Goblinoid Games in 2009

For those of you unaware, Goblinoid Games entered its "terrible twos" in October of 2008. So what is in store for 2009, as GG becomes 3 years old?

Looking back it's been an interesting ride so far. I started Goblinoid Games initially to support OSRIC. Then I got some other crazy ideas to add on to this. My first tentative stab at writing a retro-clone game was GORE. I've sort of let that lie fallow for a long time, but at some point I want to clean up the presentation. Then of course I wrote Labyrinth Lord, which is starting to pick up a little steam, then my good friend Ryan Denison and I put together Mutant Future. I think MF is also picking up steam, but it will get a major kick start when it reaches distribution. Which brings me to the goals of 2009.

1) Get Mutant Future into distribution. I'm still thinking about how to approach this, but tentatively I think I'll release a limited edition hard cover of MF some time this summer, to help generate funds for a print run of MF to send for distribution. This limited MF book will be different than what I did with LL, though. I think I'll commission a new cover illustration just for this book, to make it truly unique. I'm not sure what the illustration will be just yet but I want it to be full of hardcore mutant ass-kicking goodness. It will likely be a full page size, and maybe even a wrap around cover. It will probably go the Lulu route because a) their hardcovers are good quality and b) this means I don't have to buy a print run ahead of time, in case there is not much interest in this book. The sales would likely be limited to about 75 copies at $50 bucks apiece. Anyway, more on that in the coming months.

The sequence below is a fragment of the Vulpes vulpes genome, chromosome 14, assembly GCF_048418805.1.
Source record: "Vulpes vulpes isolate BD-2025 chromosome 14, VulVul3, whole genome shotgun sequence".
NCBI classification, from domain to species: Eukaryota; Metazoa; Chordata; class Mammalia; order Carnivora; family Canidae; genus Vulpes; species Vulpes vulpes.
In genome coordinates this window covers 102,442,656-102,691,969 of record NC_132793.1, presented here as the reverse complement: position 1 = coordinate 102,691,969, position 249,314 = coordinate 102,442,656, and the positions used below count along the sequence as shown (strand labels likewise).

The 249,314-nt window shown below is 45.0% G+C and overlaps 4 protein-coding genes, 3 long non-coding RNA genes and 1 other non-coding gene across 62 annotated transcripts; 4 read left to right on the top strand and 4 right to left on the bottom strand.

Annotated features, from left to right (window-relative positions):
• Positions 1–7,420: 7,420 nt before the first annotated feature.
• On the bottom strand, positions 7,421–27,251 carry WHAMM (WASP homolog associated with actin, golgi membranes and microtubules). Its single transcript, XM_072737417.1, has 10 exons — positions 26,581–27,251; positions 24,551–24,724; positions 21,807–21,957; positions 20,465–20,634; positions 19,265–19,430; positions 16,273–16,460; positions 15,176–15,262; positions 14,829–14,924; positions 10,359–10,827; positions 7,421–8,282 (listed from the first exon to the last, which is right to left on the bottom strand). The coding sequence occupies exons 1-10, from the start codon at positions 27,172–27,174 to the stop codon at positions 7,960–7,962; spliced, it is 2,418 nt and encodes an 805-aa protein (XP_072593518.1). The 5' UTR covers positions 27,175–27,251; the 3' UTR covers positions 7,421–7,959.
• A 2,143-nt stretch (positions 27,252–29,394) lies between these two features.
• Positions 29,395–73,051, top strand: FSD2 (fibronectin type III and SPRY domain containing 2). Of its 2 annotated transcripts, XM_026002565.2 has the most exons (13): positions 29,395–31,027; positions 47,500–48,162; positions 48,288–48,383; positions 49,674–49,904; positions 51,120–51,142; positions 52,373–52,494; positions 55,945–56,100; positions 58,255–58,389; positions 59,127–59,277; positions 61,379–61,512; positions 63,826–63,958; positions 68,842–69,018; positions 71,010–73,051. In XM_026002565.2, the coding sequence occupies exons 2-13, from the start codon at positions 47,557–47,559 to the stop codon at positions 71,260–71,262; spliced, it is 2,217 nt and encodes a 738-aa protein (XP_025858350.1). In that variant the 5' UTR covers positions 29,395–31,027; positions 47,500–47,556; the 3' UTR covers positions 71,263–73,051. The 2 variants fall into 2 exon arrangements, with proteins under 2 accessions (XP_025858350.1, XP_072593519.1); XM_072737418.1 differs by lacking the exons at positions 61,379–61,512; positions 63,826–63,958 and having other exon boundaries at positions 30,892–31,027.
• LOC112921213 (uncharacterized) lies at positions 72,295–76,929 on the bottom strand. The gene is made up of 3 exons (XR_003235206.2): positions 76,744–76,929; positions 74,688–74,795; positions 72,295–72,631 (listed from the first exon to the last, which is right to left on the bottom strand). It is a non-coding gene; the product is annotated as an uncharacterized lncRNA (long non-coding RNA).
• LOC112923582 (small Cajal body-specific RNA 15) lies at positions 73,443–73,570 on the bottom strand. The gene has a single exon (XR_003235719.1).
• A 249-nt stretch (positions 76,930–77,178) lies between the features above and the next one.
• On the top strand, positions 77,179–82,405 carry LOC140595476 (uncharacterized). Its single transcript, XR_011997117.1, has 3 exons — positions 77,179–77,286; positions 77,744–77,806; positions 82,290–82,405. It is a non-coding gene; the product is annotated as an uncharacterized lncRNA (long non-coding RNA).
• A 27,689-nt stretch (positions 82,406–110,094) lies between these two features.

2) Release more LL and MF material. I'm going to be under time constraints this year (and into the first half of 2010) because I'll be doing my analysis/writing up of my dissertation. None-the-less there are a few projects I want to get out the door.

The first is a campaign supplement I've been plugging away slowly at for...damn...a year now. More on it later, but it will be cross-compatible with OSRIC, Labyrinth Lord, and Swords & Wizardry. For this one I'm still debating whether it will be print only or also in PDF. I've noticed some of my products appearing on torrent download sites, which is frustrating because I make so little off this stuff anyway. But there is no way to stop it.

Other things that will see light in 2009 will be an Advanced Edition Characters supplement for LL, that will allow LL to be played more like "advanced" fantasy games. This will be similar to the already available Original Edition Characters, in that it will be a complete player's guide. I also have the beginnings of an MF adventure I'd like to get out.

Finally, I have been toying around with the idea of a project for which I would solicit submissions. It would be a book that is basically a collection of briefly described campaign worlds, inspired by the way the deadworld book from Eden Studies was handled (I wrote a world that was included in that, in case anyone is curious). I'm tentatively thinking submissions would be around 5,000 words, and could be worlds for Labyrinth Lord, Mutant Future, or a combination of the two. Please do not send me emails yet asking about this! I still need to think about it.

Of course, small things may come up here and there, and I do plan to continue with support for the Scribe of Orcus.

Friday, January 2, 2009

A clarification and harsh realities